Keeping the high standards and rigid categorisation aside, let's look at our daily lives with kids. We also cannot ignore the fact that we are still parenting during a pandemic! In these times, conversations have helped us connect as a family. Along with making space and time for daily reflection I passionately believe in having conversations as a family.

From online classes to basic hand wash routines, it can feel tedious on some days. With everyone on the edge, often, a favourite song or a hug with a “Let's talk about what's happening here!” can change the energy in the house. Many times, if not most, these acts are purposeful and intentional.

I recognised early in my parenting journey that gifts bought for your kids have a short-term effect, but having conversations, and really listening, goes a long way. Sitting with your child snuggled up on the couch with the soft morning light filtering in, and the children sharing their deep feelings with you, their exciting dreams and their challenging moments, or maybe you are that parent who loves a dance party with your kids, and you talk over nimbu-pani afterwards. As long as there are conversations, I see warmth and bonding. The best part is, that every parent bonds with their child in their own unique and beautiful way.

Experts say that these practices or acts, can give you a sense of your predominant parenting style. This is why I spend a few minutes every day (or a few times a week at least) reflecting on my emotional relationship with my children. I wholeheartedly encourage parents to notice and deeply understand their emotional relationship with their children.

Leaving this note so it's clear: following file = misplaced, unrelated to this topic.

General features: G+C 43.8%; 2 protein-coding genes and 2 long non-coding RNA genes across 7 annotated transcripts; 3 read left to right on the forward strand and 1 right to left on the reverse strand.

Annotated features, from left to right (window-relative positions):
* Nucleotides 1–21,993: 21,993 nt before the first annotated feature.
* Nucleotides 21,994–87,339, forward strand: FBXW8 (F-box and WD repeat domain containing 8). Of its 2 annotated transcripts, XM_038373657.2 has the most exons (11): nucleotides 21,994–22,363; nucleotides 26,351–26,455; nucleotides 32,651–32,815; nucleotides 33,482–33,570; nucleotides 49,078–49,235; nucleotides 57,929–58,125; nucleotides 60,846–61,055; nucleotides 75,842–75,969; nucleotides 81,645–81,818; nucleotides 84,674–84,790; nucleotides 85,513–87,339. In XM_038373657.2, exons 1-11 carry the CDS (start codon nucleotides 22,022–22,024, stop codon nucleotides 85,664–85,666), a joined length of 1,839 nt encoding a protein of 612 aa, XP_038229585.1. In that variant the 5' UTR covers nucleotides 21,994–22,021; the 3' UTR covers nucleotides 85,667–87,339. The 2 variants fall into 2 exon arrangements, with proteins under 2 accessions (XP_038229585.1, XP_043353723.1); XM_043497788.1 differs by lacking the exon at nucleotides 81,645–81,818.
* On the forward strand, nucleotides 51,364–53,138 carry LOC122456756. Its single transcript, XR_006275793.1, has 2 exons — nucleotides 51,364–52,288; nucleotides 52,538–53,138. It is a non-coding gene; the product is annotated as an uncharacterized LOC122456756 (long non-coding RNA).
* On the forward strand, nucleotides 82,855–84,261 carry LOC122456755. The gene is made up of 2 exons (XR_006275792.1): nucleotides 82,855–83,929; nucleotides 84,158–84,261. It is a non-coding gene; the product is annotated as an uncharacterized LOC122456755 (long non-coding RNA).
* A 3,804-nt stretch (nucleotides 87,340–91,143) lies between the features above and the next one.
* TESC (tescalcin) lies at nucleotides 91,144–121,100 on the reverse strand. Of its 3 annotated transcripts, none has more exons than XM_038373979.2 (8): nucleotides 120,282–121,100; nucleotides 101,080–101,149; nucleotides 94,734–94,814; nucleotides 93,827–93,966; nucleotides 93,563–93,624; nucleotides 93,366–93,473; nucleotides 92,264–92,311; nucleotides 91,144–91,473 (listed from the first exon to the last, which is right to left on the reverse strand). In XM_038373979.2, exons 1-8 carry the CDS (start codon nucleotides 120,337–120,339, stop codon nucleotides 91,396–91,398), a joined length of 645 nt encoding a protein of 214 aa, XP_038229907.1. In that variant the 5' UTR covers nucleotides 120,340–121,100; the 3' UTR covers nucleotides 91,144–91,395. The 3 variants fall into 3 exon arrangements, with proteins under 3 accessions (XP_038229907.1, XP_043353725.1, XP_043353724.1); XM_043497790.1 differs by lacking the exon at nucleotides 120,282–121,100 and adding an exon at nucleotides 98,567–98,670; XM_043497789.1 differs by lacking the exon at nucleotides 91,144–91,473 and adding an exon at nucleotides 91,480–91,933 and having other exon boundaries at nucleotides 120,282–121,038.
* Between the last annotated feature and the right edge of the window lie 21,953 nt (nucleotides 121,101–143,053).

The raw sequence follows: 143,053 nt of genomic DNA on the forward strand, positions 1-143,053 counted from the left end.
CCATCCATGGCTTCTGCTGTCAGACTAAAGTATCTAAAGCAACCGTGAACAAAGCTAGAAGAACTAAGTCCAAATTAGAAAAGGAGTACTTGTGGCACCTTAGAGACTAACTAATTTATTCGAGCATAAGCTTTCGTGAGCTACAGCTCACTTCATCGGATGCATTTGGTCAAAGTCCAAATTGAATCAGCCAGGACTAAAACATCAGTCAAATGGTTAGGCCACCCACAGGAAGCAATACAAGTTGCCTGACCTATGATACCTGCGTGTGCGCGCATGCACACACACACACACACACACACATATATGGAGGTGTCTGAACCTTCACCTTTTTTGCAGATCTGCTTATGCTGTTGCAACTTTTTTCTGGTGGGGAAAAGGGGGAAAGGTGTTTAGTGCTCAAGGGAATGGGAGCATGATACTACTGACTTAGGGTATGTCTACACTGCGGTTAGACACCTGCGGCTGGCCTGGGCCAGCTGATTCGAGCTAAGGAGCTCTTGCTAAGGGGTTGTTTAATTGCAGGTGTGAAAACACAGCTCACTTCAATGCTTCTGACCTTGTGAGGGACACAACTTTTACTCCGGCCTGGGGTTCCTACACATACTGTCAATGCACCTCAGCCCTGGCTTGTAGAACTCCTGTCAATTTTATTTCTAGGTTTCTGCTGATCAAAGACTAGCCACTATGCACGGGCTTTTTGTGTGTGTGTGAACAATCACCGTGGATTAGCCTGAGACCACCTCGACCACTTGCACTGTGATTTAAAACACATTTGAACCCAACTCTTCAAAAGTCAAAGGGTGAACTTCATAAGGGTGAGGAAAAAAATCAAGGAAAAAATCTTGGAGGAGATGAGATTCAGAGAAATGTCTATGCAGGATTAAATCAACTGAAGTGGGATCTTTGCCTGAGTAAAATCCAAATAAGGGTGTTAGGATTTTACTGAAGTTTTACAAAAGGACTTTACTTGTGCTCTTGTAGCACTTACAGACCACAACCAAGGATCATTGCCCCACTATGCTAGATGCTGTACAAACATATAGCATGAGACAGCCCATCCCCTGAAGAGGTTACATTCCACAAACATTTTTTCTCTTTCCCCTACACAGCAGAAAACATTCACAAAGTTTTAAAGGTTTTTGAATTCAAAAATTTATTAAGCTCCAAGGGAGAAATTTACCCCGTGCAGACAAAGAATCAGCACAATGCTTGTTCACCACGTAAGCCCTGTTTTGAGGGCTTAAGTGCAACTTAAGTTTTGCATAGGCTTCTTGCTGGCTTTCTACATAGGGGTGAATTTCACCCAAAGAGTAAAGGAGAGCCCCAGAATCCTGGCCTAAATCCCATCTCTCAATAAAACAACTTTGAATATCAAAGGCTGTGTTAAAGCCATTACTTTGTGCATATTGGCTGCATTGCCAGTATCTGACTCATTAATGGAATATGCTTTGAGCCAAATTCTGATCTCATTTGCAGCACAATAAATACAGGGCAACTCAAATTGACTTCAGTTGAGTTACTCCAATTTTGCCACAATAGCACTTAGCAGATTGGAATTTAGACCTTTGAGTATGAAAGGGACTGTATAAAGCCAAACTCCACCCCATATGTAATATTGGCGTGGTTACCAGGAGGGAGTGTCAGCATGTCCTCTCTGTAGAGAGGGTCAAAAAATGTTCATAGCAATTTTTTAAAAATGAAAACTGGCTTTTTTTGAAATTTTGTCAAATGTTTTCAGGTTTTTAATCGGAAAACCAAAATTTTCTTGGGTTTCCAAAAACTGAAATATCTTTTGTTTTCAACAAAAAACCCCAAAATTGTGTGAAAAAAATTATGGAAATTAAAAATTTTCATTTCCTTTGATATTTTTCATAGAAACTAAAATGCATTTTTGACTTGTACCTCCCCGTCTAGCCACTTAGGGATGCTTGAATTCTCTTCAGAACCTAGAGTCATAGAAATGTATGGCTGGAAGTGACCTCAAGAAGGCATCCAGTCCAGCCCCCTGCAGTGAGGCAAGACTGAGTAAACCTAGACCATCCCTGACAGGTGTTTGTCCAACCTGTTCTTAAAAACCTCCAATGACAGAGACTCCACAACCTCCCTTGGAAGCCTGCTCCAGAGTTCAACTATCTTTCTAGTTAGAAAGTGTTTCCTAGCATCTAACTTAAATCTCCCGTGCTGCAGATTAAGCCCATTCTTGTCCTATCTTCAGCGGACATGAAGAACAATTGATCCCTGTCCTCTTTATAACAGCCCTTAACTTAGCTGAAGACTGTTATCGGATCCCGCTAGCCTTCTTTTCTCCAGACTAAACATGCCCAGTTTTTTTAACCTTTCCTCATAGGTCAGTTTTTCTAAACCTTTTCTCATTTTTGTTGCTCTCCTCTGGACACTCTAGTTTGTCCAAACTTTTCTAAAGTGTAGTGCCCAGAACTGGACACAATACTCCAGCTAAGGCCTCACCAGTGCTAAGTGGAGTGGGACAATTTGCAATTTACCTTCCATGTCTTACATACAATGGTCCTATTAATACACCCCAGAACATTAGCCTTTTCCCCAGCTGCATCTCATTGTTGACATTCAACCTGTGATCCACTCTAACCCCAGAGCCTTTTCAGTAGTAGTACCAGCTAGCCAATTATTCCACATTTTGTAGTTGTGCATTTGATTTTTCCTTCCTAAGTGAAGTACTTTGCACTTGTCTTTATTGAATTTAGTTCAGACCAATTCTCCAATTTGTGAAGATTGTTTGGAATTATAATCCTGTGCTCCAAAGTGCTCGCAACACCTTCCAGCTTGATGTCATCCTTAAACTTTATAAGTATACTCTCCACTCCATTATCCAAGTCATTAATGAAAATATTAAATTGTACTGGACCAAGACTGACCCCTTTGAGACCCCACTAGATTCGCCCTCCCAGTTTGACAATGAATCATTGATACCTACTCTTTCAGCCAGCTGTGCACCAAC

authoritative parenting,authoritarian parenting,permissive parenting, importance of play,disciplineEvery Parent Develops Their Own Style Of Parenting

I am guessing, but I feel that if you are reading this article, you already are a thoughtful parent who cares about your child, and want to know exactly how is your parenting style impacting your child. You are possibly here to become better in some way. You want to feel seen and appreciated. Maybe there is a crisis and you blame yourself. Parent guilt takes up a lot of space! Whatever it is, the idea is not to box yourself in a category, but rather to explore your relationship with yourself, and create moments of bonding with your child. In infancy, the child needs the parent to be close, to be physically present. As the child grows, they need our emotional presence.